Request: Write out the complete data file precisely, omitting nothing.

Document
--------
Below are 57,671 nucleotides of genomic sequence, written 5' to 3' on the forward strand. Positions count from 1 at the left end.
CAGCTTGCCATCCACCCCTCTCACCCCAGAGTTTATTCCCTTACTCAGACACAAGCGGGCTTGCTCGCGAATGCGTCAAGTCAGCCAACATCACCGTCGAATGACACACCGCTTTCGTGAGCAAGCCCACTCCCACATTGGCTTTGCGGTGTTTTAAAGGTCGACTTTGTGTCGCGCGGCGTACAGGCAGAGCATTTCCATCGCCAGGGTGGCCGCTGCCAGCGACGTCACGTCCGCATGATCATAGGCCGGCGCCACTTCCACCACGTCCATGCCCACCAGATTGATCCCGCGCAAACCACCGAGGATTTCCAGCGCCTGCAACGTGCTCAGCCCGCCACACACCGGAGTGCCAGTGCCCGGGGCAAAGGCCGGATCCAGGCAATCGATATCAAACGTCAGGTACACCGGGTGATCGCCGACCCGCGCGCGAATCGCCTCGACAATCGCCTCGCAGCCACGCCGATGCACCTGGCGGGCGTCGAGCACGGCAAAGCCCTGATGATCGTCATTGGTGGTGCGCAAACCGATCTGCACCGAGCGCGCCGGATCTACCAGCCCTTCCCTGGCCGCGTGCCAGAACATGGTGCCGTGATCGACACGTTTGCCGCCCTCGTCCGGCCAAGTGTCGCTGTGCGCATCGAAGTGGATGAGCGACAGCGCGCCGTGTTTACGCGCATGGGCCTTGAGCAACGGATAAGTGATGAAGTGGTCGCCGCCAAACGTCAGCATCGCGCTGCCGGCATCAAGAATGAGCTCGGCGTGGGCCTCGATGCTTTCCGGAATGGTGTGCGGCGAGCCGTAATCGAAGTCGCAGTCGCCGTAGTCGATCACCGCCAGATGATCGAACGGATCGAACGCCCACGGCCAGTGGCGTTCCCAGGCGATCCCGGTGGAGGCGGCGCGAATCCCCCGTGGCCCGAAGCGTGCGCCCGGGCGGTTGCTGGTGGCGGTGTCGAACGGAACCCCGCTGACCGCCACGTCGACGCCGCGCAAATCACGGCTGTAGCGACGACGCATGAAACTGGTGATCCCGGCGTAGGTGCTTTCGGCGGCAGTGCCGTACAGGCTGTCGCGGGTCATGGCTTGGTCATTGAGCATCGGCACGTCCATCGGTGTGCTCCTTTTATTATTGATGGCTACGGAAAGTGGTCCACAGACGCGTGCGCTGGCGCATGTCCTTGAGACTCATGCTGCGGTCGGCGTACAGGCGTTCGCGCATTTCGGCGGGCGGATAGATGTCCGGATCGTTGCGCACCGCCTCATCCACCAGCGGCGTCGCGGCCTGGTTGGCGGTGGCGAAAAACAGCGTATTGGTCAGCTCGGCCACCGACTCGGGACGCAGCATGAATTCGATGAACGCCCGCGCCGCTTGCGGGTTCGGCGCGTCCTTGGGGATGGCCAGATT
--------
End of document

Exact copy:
Below are 57,671 nucleotides of genomic sequence, written 5' to 3' on the forward strand. Positions count from 1 at the left end.
CAGCTTGCCATCCACCCCTCTCACCCCAGAGTTTATTCCCTTACTCAGACACAAGCGGGCTTGCTCGCGAATGCGTCAAGTCAGCCAACATCACCGTCGAATGACACACCGCTTTCGTGAGCAAGCCCACTCCCACATTGGCTTTGCGGTGTTTTAAAGGTCGACTTTGTGTCGCGCGGCGTACAGGCAGAGCATTTCCATCGCCAGGGTGGCCGCTGCCAGCGACGTCACGTCCGCATGATCATAGGCCGGCGCCACTTCCACCACGTCCATGCCCACCAGATTGATCCCGCGCAAACCACCGAGGATTTCCAGCGCCTGCAACGTGCTCAGCCCGCCACACACCGGAGTGCCAGTGCCCGGGGCAAAGGCCGGATCCAGGCAATCGATATCAAACGTCAGGTACACCGGGTGATCGCCGACCCGCGCGCGAATCGCCTCGACAATCGCCTCGCAGCCACGCCGATGCACCTGGCGGGCGTCGAGCACGGCAAAGCCCTGATGATCGTCATTGGTGGTGCGCAAACCGATCTGCACCGAGCGCGCCGGATCTACCAGCCCTTCCCTGGCCGCGTGCCAGAACATGGTGCCGTGATCGACACGTTTGCCGCCCTCGTCCGGCCAAGTGTCGCTGTGCGCATCGAAGTGGATGAGCGACAGCGCGCCGTGTTTACGCGCATGGGCCTTGAGCAACGGATAAGTGATGAAGTGGTCGCCGCCAAACGTCAGCATCGCGCTGCCGGCATCAAGAATGAGCTCGGCGTGGGCCTCGATGCTTTCCGGAATGGTGTGCGGCGAGCCGTAATCGAAGTCGCAGTCGCCGTAGTCGATCACCGCCAGATGATCGAACGGATCGAACGCCCACGGCCAGTGGCGTTCCCAGGCGATCCCGGTGGAGGCGGCGCGAATCCCCCGTGGCCCGAAGCGTGCGCCCGGGCGGTTGCTGGTGGCGGTGTCGAACGGAACCCCGCTGACCGCCACGTCGACGCCGCGCAAATCACGGCTGTAGCGACGACGCATGAAACTGGTGATCCCGGCGTAGGTGCTTTCGGCGGCAGTGCCGTACAGGCTGTCGCGGGTCATGGCTTGGTCATTGAGCATCGGCACGTCCATCGGTGTGCTCCTTTTATTATTGATGGCTACGGAAAGTGGTCCACAGACGCGTGCGCTGGCGCATGTCCTTGAGACTCATGCTGCGGTCGGCGTACAGGCGTTCGCGCATTTCGGCGGGCGGATAGATGTCCGGATCGTTGCGCACCGCCTCATCCACCAGCGGCGTCGCGGCCTGGTTGGCGGTGGCGAAAAACAGCGTATTGGTCAGCTCGGCCACCGACTCGGGACGCAGCATGAATTCGATGAACGCCCGCGCCGCTTGCGGGTTCGGCGCGTCCTTGGGGATGGCCAGATT